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The student news site of Fort Worth Country Day

Falcon Quill

The student news site of Fort Worth Country Day

Falcon Quill

The student news site of Fort Worth Country Day

Falcon Quill

Fentanyl Spreading Around Fort Worth

Fentanyl+Spreading+Around+Fort+Worth

Governments across the globe are battling against the spread of Fentanyl. Fentanyl is a potent synthetic opioid drug that is 100 times more potent than morphine, and is used in some medical cases, but in minuscule amounts. If more than 100 micrograms are consumed/administered, it can be lethal. Most lethal cases involve illicit Fentanyl, which is produced in foreign clandestine labs and smuggled into the US through Mexico. Fentanyl is being mixed into other drugs to make the potency stronger. But, if too much is used, it could lead to death. The crisis slowly started in 2014, and then worsened in 2019. In 2022, there were 224 deaths in the Tarrant County area and over 70,000 nationwide due to Fentanyl overdose. Since 2019, at least 672 kids under the age of 14 have been killed due to Fentanyl overdose. Families in Fort Worth have proposed a law that would charge people who dealt Fentanyl that lead to an overdose with murder. On October 6, 2023, Bill 6 passed, creating a new law that states “a person is able to be charged with murder if they supply or distribute Fentanyl, and it leads to a death.” 

Kyle Sexton was 16 in 2020 when he died of an overdose at his family home. He had thought he was taking a pain pill that he had gotten from his friend, but it was actually a fake Percocet laced with Fentanyl. His mother, Stephanie Hellstern, demanded justice for her son. Dozens of parents joined her in the fight to add the new legislation. Governor Abbot signed the law in June and it went into effect in September. This law already exists in 25 states. 

Fort Worth representative, Craig Goldman, a TVS graduate who has spoken at FWCD multiple times, sponsored Bill 6. Now, the penalty for possessing or selling more than four grams of Fentanyl will be a first degree felony with a sentence starting at 10 years and could go to life. Before, this conviction carried a maximum sentence of 20 years. The new law will classify deaths caused by fentanyl as “Fentanyl toxicity” or “Fentanyl poisoning” on the death certificate. Hellstern pushed for this because her son did not die from taking too much of a drug; he died because he unknowingly took a laced pill. Tarrant County officials think that this will make a difference in the Fort Worth area because it will “get the dealers off the streets,” Phil Sorrells, Tarrant County’s criminal district attorney, said in a September article in the Fort Worth Star-Telegram.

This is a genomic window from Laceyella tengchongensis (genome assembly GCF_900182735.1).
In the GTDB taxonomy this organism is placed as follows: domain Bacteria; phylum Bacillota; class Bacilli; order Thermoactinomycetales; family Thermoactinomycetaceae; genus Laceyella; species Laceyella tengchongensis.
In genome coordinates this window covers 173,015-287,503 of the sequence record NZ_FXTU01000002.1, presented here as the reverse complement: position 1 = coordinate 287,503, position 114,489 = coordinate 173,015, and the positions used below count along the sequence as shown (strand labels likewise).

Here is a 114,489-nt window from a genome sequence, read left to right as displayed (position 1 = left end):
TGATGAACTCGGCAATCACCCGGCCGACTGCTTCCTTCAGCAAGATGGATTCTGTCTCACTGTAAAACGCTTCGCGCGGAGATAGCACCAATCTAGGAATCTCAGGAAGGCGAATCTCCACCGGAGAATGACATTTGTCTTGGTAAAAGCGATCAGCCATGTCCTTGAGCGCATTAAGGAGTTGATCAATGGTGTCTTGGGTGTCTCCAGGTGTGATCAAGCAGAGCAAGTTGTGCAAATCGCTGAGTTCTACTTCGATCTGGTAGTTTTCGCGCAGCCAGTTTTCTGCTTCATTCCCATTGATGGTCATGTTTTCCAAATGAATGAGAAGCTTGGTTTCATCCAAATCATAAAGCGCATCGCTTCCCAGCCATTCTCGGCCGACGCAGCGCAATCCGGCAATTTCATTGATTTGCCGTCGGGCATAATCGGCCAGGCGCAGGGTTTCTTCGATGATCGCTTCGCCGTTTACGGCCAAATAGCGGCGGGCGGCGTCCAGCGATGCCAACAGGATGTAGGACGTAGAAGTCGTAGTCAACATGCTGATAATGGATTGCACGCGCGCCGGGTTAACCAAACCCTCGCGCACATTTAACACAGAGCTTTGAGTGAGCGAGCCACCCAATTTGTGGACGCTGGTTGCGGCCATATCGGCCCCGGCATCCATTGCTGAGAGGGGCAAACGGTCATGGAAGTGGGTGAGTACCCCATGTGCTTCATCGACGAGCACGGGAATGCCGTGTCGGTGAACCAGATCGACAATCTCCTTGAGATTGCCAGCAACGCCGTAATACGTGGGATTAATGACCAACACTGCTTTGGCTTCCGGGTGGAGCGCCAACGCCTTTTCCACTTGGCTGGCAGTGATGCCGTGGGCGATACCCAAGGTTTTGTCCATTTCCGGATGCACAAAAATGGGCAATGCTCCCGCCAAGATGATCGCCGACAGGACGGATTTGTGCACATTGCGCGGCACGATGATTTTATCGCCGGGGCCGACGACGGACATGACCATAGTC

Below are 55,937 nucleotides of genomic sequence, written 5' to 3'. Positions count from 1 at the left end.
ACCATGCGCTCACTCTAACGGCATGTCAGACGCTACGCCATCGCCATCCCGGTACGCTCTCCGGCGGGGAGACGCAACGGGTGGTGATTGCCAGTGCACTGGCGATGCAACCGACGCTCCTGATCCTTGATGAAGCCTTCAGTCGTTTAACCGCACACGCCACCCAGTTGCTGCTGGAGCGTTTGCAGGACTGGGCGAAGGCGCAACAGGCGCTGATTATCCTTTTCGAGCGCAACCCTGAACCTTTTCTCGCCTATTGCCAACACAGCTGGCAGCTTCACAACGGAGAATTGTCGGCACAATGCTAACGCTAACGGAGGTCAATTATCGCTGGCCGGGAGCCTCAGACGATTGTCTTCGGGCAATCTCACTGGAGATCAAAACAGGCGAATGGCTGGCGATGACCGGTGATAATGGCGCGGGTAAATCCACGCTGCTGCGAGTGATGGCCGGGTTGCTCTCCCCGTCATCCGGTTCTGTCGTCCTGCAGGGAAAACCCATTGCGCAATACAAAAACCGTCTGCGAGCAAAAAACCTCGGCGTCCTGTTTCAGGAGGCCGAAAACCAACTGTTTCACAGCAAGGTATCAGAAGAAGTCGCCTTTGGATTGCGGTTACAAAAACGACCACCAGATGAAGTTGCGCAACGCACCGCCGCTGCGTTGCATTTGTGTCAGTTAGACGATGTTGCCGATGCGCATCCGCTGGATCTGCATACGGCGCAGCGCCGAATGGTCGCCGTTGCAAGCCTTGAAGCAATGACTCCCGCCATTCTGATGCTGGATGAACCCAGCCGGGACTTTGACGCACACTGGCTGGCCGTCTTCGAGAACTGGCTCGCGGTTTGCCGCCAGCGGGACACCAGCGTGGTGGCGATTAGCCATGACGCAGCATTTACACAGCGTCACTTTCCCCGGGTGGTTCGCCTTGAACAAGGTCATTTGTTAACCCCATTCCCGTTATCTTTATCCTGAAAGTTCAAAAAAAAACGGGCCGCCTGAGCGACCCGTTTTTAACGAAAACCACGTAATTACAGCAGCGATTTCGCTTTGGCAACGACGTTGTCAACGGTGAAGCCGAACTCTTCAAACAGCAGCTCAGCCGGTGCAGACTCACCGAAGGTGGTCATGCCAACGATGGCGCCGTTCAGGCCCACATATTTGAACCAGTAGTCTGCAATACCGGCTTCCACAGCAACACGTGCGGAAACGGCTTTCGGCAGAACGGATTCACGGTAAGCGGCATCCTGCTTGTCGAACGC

Parents of victims believe this will help keep people accountable. Adolph Alvarez, parents of Abigail Alvarez, who died in 2022 from a Fentanyl overdose, believes that this law will make it clear the type of person the victim was, according the Fort Worth Star-Telegram in an August 29 article. Abigail graduated high school in Saginaw and hoped to become an esthetician. She was described as a creative person who never met a stranger and always put others ahead of her. She died in May 2022  in an apartment in Hurst from Fentanyl poisoning. There is still no evidence that she asked for or knowingly took any drugs prior to her overdose. The case is still under investigation.

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Lori McCormack, the nurse at FWCD, worked in the ER for several years before coming to FWCD. When asked about her experience with Fentanyl, she told me how they would use it for anesthesia like when someone was on a ventilator. It was distributed through patches and lollipops. These worked well because Fentanyl is such a potent drug and these methods could distribute it over time. During her time in the ER, she never dealt with Fentanyl overdose. She thinks that it was not as relevant during her time that she was working there. She believes that most students would not willingly use Fentanyl, but what happens when you use someone else’s medication, and it is laced? This happens somewhat often, when fake drugs are produced, like Kyle Sexton’s case. This is why FWCD has such strict policies for students carrying medication. She thinks there has been a huge increase in cases involving Fentanyl. Because during her time there were almost no cases involving Fentanyl, only overdoses involving Opioids.

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About the Contributor
Madeline Mehall, News Editor & Online Editor
It's Madeline Mehall and she is a Junior. Mehall enjoys cheering in the fall and winter and is a captain. Her favorite class is free period. In Mehall's free time, she enjoys hanging out with her friends. Mehall is commonly found in Mrs. Teegarden's room.
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  • A

    Adolph AlvarezDec 10, 2023 at 9:21 am

    I’m Abigils father Adolph Alvarez can you contact me. I would like to know where you got that quote from me?

    Reply
    • A

      adviserDec 12, 2023 at 8:25 am

      Mr. Alvarez, the student who wrote the article pulled the information from a January 29 article in the Fort Worth Star-Telegram. We are sorry we should have included that information in the article, and have updated it to reflect that. If you would rather we removed the reference to your daughter, we would respectfully do so. We are so sorry for your loss.

      Reply